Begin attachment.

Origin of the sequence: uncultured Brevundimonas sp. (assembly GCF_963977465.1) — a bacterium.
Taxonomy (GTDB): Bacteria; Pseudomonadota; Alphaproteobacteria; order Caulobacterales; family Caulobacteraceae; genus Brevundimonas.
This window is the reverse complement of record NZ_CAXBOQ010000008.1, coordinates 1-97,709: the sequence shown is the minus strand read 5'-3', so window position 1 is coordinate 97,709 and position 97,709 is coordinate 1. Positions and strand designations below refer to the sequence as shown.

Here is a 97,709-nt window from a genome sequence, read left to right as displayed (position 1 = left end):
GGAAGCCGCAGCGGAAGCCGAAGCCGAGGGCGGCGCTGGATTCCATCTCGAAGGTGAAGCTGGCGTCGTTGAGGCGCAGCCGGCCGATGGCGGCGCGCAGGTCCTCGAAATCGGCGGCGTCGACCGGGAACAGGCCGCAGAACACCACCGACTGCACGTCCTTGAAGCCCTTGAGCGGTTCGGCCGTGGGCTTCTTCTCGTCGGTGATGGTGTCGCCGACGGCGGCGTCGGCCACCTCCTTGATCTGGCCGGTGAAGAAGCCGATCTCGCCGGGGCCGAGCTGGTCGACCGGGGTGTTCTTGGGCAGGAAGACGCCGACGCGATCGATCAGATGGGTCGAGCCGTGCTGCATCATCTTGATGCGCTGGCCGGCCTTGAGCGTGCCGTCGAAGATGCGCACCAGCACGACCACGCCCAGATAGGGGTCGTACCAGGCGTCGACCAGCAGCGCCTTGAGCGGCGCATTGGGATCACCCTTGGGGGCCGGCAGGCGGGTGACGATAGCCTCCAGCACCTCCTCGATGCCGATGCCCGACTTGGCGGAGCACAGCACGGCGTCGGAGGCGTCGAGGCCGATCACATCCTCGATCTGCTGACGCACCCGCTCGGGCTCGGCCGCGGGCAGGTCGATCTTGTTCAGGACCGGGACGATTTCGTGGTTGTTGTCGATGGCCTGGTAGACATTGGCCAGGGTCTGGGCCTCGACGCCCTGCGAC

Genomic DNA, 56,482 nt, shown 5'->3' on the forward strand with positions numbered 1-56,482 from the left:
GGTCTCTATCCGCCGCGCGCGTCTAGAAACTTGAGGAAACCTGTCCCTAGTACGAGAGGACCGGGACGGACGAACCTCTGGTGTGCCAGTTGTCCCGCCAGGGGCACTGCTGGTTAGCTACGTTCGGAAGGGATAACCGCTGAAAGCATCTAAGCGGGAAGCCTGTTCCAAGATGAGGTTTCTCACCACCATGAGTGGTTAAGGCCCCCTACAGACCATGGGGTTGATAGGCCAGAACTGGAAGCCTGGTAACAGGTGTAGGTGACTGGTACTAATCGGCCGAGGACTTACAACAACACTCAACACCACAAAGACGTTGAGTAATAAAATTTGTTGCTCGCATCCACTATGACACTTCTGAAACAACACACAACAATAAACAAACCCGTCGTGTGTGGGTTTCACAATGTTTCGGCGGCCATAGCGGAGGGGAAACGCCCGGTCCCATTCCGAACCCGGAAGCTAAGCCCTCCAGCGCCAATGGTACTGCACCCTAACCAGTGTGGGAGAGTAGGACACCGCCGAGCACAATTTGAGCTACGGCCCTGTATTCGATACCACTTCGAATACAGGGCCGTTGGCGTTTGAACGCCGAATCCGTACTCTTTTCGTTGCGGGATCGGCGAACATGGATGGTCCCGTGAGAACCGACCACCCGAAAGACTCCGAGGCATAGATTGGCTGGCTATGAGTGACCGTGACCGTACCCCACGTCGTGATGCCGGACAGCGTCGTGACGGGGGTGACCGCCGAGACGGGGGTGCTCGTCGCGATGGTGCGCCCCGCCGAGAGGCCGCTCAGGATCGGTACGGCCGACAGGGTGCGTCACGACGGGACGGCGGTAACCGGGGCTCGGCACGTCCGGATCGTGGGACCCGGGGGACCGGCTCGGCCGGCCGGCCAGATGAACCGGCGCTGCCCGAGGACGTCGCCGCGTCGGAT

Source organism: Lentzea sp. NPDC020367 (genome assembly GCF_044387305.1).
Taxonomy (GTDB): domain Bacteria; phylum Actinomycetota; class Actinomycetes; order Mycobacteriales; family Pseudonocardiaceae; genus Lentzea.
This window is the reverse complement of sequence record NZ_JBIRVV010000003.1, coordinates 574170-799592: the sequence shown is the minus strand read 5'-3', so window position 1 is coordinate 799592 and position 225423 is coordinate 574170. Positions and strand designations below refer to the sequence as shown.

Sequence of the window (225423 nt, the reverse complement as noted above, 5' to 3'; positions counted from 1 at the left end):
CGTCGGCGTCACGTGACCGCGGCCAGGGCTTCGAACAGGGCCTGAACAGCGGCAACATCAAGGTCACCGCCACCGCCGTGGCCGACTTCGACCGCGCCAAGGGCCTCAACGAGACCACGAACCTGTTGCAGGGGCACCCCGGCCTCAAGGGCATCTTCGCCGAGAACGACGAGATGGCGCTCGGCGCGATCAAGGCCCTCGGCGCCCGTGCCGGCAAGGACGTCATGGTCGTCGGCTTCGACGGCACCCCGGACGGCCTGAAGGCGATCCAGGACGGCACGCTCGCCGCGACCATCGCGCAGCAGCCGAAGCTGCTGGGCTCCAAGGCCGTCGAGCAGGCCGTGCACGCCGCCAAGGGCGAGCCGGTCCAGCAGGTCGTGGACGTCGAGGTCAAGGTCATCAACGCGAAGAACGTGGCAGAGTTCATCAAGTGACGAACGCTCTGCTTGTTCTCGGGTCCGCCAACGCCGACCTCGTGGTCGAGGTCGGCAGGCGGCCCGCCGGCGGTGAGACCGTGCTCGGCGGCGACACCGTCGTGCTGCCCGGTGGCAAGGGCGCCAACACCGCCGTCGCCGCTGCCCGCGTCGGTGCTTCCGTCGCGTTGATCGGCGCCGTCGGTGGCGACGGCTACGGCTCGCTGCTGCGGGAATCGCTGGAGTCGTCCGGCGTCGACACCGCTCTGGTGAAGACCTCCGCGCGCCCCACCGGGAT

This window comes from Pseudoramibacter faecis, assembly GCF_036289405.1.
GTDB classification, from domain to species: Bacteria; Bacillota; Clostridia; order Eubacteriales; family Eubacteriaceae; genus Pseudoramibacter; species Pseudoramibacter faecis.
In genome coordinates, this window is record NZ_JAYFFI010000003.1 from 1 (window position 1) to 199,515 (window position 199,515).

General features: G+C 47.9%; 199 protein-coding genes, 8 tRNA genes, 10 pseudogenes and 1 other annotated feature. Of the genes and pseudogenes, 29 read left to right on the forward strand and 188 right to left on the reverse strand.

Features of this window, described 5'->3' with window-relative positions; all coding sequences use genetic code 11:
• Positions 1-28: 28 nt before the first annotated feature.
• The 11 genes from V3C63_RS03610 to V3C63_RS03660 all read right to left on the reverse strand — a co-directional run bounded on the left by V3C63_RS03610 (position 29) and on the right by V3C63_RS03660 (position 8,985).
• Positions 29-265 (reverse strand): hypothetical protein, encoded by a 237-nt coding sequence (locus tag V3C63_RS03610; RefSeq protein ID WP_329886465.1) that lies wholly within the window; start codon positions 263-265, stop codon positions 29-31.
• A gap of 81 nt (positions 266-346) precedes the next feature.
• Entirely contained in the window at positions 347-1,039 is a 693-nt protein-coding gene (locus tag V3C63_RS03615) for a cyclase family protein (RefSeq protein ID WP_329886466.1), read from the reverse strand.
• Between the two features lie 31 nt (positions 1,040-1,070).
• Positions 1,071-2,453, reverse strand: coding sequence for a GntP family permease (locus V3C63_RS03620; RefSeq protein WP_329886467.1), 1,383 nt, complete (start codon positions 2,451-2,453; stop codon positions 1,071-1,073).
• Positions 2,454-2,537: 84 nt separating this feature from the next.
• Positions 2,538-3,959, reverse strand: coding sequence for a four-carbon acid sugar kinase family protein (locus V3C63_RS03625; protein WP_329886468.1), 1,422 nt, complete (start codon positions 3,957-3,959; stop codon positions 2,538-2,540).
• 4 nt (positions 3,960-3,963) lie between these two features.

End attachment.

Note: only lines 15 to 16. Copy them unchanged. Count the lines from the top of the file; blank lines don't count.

In genome coordinates, this window is record NZ_JAYFFI010000003.1 from 1 (window position 1) to 199,515 (window position 199,515).

General features: G+C 47.9%; 199 protein-coding genes, 8 tRNA genes, 10 pseudogenes and 1 other annotated feature. Of the genes and pseudogenes, 29 read left to right on the forward strand and 188 right to left on the reverse strand.